By Andrea Brown, Herald Writer
It’s the poster you stare at for an hour while you’re a bibbed captive in the dental hygienist chair.
There’s a big smiling tooth and pretty lettering that reads: “You don’t have to floss all your teeth … just the ones you want to keep.”
Catchy, for sure. But there’s truth to the writing on the wall.
As weird as it might seem to put string in your mouth and lasso it around your teeth, it works.
“The only way to clean between teeth is by dental floss,” said Dr. Bob Hughes of Hughes Dental Group in Everett.
Start flossing children’s teeth at about 18 months, he said, and assist as long as needed.
When his kids were little, Hughes said he’d floss their back teeth while they were “in a TV trance.”
Don’t worry. You don’t have to go quite that far.
Those $1 little plastic cubes of string can save you a bundle and save your teeth. Figure 18 inches a day of floss not to keep the dentist away (you still need to go), but from lecturing you.
Brushing is the main act of the dental regimen.
Hughes said the average person brushes for 90 seconds, of which the last 60 are spent daydreaming.
“It’s a boring sport,” Hughes admits.
He recommends a six-minute workout: Two minutes on bottom. Two minutes on top. Two minutes with floss and wooden or plastic gum plaque-remover picks (these are not the same as toothpicks).
Use an electric toothbrush with a timer. These are available in models for tots to adults.
Most people by habit start with the outside of the upper teeth and then lose steam.
Start inside bottom. “Pay attention to the nooks and crannies inside the lower teeth,” Hughes said.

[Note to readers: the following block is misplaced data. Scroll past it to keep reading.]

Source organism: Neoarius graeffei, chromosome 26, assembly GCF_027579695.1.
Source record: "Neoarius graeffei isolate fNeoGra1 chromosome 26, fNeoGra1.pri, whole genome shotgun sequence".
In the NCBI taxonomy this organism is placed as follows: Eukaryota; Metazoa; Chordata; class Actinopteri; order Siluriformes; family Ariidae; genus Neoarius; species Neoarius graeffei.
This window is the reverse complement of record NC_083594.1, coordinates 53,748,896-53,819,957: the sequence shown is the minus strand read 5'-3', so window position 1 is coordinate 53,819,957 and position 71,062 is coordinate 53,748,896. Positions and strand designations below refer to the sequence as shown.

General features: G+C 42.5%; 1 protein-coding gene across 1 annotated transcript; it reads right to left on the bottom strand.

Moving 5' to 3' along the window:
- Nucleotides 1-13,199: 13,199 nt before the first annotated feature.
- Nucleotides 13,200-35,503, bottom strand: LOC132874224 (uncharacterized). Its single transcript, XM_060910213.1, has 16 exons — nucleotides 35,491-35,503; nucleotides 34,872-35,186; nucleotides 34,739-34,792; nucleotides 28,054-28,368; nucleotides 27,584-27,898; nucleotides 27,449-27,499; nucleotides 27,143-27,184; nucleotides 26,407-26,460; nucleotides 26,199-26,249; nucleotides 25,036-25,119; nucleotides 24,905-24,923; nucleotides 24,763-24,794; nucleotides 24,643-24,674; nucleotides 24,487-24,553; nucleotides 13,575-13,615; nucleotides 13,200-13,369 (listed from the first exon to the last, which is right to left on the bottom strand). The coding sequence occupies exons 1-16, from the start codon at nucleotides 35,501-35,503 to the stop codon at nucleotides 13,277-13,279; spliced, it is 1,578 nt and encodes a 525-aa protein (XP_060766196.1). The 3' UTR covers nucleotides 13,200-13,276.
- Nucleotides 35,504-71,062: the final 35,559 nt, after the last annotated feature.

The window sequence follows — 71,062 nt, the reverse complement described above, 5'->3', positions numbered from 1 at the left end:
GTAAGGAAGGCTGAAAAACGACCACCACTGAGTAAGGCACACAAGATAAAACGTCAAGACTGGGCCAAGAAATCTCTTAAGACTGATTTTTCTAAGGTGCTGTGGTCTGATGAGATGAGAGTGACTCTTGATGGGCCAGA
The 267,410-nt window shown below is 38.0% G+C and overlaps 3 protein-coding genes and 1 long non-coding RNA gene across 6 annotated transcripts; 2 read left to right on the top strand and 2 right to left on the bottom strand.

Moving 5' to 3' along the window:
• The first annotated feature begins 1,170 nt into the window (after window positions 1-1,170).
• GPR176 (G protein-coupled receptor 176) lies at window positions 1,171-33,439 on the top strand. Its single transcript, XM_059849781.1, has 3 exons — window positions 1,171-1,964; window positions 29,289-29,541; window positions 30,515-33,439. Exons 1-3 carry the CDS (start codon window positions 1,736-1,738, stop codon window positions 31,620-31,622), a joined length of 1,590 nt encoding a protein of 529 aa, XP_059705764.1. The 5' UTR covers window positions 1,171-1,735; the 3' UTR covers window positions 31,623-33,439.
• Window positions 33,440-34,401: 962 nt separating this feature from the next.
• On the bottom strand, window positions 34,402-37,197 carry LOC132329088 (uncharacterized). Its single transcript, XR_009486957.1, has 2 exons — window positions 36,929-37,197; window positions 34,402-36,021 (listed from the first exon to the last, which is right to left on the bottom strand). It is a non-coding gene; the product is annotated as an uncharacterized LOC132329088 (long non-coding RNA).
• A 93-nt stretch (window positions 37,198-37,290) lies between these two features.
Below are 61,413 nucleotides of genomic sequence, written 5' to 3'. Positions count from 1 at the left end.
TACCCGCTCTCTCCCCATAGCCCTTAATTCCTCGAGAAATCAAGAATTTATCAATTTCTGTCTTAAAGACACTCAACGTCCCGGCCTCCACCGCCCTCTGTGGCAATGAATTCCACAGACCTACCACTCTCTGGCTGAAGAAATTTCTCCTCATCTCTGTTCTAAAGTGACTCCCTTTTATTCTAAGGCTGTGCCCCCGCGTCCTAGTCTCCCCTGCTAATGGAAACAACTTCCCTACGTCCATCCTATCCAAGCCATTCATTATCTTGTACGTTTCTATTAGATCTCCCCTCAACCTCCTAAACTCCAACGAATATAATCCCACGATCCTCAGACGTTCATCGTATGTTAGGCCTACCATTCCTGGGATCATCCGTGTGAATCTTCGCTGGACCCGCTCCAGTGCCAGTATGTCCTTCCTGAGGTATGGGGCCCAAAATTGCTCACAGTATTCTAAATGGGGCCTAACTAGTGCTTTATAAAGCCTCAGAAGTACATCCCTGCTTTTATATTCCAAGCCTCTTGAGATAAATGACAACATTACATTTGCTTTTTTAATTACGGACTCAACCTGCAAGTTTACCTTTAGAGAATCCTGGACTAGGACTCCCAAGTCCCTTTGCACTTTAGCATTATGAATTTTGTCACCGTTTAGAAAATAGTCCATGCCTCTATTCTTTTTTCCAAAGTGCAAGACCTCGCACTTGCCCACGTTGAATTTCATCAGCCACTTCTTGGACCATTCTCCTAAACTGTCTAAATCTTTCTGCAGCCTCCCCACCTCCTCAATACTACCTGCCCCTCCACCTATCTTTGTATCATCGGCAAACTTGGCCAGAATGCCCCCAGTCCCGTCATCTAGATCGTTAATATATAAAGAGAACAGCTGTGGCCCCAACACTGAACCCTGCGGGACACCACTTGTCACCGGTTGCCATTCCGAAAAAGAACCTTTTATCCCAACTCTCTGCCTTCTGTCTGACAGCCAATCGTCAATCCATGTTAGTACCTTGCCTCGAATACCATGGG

Once you get the routine down, you can daydream while you do it.
How to have happy teeth
1. Brush your teeth at least twice a day. When you brush, don’t rush.
2. Use the proper equipment. Use fluoride toothpaste and a soft-bristled toothbrush that fits your mouth comfortably or an electric or battery-operated toothbrush.
3. Hold your toothbrush at a slight angle, aiming the bristles toward the area where your tooth meets your gum.
4. Keep equipment clean. Rinse your toothbrush with water after brushing. Store your toothbrush in an upright position and allow it to air-dry until using again. Don’t cap or cover toothbrushes; this can cause the growth of bacteria.
5. Get a new toothbrush or a replacement head for your electric or battery-operated toothbrush every three to four months.
6. Don’t skimp with floss. Wind most of the floss around the middle finger on one hand, and the rest around the middle finger on the other hand. Grip the floss tightly between your thumbs and forefingers. When the floss reaches your gumline, curve it against one tooth. Take it one tooth at a time.
7. If you find it hard to handle floss, use an interdental cleaner, such as a special wooden or plastic pick, stick or brush designed to clean between the teeth.